Too Cool for School
Back in the early nineties a major shift happened in business culture. Generation X showed up and brought something with them: Attitude. A "me first" attitude.
An attitude that said, "I don't play the games my parents did when they worked for you. As a matter of fact, I work for me first, then you." Baby Boomers who were witness to this phenomenon were shocked, stunned and dismayed by such a brash and bold stand. How dare these freshmen tell the upper classmen how things were going to go around here? After all, Boomers rule the School.
One thing the baby boomer upper classmen didn't realize at the time was that Gen X brought a powerful skill with them. An understanding of computer technology. And they knew how to use it. Most baby boomers at the time had very limited computer savvy. For many, it was like meeting aliens from another planet. Those with some computer exposure in college had learned how to create a computer program by punching hundreds of IBM cards. Those cards were then fed into the one and only computer serving the entire campus and if you didn't drop them from the box to the floor and if you didn't make a key punch error, the program would run. If the program was successful, then it would print out a document composed of 0's and 1's arranged in some binary code that I still don't understand.
Gen X had almost grown up with computers. To them computers had become almost as common as the telephone. They understood the technology and they knew how to develop software that would allow one to work faster and with improved productivity. Along the way they had lost something that Baby Boomers still harbored at the time, fear of technology.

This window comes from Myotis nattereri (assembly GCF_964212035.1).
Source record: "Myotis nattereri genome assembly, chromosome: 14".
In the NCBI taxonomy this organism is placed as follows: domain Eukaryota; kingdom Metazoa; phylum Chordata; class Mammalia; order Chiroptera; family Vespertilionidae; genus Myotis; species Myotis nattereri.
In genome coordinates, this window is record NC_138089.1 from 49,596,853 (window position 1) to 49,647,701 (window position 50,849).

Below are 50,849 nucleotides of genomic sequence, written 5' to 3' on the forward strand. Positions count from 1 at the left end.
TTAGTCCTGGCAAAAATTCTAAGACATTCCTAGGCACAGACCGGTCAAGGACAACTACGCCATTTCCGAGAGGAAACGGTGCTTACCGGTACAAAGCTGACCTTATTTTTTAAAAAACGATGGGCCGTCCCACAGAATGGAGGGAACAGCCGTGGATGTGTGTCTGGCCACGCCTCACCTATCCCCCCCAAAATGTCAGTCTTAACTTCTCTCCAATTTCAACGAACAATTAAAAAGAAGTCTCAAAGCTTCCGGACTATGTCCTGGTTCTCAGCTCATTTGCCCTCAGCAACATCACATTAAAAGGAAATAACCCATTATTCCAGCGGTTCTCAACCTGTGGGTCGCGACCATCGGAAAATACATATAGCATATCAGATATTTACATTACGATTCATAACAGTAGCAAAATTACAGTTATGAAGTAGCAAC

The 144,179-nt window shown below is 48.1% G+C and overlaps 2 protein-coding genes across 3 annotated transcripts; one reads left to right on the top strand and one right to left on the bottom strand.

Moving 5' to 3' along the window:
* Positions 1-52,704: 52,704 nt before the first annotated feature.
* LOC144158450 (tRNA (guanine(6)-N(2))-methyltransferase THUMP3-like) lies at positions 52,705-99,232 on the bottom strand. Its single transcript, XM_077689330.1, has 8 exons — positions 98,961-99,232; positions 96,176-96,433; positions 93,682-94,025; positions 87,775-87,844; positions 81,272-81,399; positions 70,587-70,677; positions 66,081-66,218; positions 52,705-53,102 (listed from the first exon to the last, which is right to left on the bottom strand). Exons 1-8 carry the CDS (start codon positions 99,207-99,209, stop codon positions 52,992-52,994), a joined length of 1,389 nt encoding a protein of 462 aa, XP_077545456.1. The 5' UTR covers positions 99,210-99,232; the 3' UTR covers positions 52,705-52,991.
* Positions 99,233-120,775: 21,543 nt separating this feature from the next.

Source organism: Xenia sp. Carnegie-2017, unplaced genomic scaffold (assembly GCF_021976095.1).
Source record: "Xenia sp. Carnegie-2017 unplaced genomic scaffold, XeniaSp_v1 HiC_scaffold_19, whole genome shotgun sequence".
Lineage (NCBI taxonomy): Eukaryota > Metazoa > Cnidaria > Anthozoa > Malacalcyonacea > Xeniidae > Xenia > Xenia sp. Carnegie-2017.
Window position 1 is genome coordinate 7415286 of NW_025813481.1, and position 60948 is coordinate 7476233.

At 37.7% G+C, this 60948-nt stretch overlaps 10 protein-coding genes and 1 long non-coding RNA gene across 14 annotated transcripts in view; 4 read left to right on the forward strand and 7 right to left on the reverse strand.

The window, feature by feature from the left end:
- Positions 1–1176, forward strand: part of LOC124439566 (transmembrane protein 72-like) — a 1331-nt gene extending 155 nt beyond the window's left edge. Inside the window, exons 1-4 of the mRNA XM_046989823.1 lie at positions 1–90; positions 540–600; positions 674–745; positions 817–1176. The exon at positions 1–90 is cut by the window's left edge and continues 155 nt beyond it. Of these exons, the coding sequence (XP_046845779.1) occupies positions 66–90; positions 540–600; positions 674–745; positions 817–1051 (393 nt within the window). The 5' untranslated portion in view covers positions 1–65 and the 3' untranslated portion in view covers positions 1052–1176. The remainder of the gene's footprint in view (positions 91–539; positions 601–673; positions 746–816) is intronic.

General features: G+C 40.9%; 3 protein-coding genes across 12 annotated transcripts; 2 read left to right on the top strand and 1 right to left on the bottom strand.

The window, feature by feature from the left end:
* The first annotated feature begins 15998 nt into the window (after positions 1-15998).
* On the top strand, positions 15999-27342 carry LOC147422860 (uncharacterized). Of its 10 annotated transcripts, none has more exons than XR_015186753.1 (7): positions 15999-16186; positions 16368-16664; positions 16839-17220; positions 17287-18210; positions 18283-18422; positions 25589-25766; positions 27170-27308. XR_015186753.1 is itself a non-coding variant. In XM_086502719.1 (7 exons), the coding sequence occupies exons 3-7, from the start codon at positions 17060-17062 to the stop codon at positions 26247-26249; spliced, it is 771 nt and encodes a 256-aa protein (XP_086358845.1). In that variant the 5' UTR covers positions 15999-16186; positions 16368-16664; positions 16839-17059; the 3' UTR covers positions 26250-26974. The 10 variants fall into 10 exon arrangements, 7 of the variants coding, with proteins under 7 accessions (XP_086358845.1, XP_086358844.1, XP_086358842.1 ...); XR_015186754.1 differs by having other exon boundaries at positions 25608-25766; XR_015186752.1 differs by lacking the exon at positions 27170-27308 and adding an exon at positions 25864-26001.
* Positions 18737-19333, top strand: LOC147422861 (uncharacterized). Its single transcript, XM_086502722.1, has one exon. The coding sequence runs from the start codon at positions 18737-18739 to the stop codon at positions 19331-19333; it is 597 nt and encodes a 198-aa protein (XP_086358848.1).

Advanced computer savvy created employment demand. That demand coupled with Gen X's me-first attitude simply eliminated any concerns they may have had toward unemployment. If they had a job or boss they didn't like, they just left and found another job. This was considered quite radical in the job market at the time. Employers shunned candidates who had "streaky" employment histories. The upper classmen Baby Boomers had been taught that you were defined by what you do. If one changed jobs frequently, you were a job-hopper. You were unstable and couldn't be depended upon. There must be something wrong with this person.
This is just one simple example of many things that contributed to a huge cultural clash attributed to differences in work ethic and social norms within the workplace.
That was then. This is now.
This clash continues as Gen X now moves into a sophomore role. Flash to the new millennium - There is a new freshmen class on campus. They're called Generation Y. Stand by because their all bright and shiny with high expectations of themselves and those they work with. If you are part of this generation you already know that things just don't happen fast enough for you. These twenty-something's believe they can do anything and are out to prove it.
No matter what generation defines you or you don't like labels at all, you have to admit that there are more misunderstandings and miscommunications now simply because we are not often on the same page for the beginning. Never before have we experienced such diversity within work ethics, beliefs and more.
The good news is that a lot of really good work has been done to help identify on-the-job generational differences. Join me for the "Generations in Change" presentation and WE will define our own differences as a group and have a lot of fun doing it. Once we become aware of these differences, an understanding takes place and new perspectives are gained.
We can then find synergy among the things we have in common. Once we achieve synergy, we can all become "Too Cool for School."